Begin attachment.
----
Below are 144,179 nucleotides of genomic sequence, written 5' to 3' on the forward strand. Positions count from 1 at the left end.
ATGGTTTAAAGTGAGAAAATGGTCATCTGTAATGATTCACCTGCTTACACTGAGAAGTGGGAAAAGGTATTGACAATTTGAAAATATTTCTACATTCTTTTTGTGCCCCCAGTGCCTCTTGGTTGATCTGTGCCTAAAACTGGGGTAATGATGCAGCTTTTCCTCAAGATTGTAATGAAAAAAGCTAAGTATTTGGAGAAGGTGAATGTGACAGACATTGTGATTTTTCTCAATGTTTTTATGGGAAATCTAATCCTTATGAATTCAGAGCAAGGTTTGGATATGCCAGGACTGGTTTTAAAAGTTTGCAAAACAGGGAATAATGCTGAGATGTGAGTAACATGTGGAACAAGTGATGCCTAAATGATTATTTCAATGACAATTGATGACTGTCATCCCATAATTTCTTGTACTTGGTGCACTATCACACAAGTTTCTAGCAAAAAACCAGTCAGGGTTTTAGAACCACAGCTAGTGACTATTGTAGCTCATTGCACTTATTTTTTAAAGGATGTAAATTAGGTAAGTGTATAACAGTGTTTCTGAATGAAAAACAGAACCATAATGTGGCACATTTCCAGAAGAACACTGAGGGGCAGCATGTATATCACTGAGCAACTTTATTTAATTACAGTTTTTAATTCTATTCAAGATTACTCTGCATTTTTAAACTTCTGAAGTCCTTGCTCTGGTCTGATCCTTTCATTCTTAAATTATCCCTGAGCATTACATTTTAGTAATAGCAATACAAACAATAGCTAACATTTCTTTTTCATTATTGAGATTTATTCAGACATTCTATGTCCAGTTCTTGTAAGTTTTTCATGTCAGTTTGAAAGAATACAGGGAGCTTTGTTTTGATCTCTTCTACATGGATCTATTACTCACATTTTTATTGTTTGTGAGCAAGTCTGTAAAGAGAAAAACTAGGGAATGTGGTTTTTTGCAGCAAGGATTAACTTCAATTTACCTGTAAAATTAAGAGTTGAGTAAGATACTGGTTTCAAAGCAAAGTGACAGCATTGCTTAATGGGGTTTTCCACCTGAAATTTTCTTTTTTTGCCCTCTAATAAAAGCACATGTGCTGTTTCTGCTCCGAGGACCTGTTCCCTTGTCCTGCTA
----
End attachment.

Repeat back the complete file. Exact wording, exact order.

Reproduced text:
Below are 144,179 nucleotides of genomic sequence, written 5' to 3' on the forward strand. Positions count from 1 at the left end.
ATGGTTTAAAGTGAGAAAATGGTCATCTGTAATGATTCACCTGCTTACACTGAGAAGTGGGAAAAGGTATTGACAATTTGAAAATATTTCTACATTCTTTTTGTGCCCCCAGTGCCTCTTGGTTGATCTGTGCCTAAAACTGGGGTAATGATGCAGCTTTTCCTCAAGATTGTAATGAAAAAAGCTAAGTATTTGGAGAAGGTGAATGTGACAGACATTGTGATTTTTCTCAATGTTTTTATGGGAAATCTAATCCTTATGAATTCAGAGCAAGGTTTGGATATGCCAGGACTGGTTTTAAAAGTTTGCAAAACAGGGAATAATGCTGAGATGTGAGTAACATGTGGAACAAGTGATGCCTAAATGATTATTTCAATGACAATTGATGACTGTCATCCCATAATTTCTTGTACTTGGTGCACTATCACACAAGTTTCTAGCAAAAAACCAGTCAGGGTTTTAGAACCACAGCTAGTGACTATTGTAGCTCATTGCACTTATTTTTTAAAGGATGTAAATTAGGTAAGTGTATAACAGTGTTTCTGAATGAAAAACAGAACCATAATGTGGCACATTTCCAGAAGAACACTGAGGGGCAGCATGTATATCACTGAGCAACTTTATTTAATTACAGTTTTTAATTCTATTCAAGATTACTCTGCATTTTTAAACTTCTGAAGTCCTTGCTCTGGTCTGATCCTTTCATTCTTAAATTATCCCTGAGCATTACATTTTAGTAATAGCAATACAAACAATAGCTAACATTTCTTTTTCATTATTGAGATTTATTCAGACATTCTATGTCCAGTTCTTGTAAGTTTTTCATGTCAGTTTGAAAGAATACAGGGAGCTTTGTTTTGATCTCTTCTACATGGATCTATTACTCACATTTTTATTGTTTGTGAGCAAGTCTGTAAAGAGAAAAACTAGGGAATGTGGTTTTTTGCAGCAAGGATTAACTTCAATTTACCTGTAAAATTAAGAGTTGAGTAAGATACTGGTTTCAAAGCAAAGTGACAGCATTGCTTAATGGGGTTTTCCACCTGAAATTTTCTTTTTTTGCCCTCTAATAAAAGCACATGTGCTGTTTCTGCTCCGAGGACCTGTTCCCTTGTCCTGCTA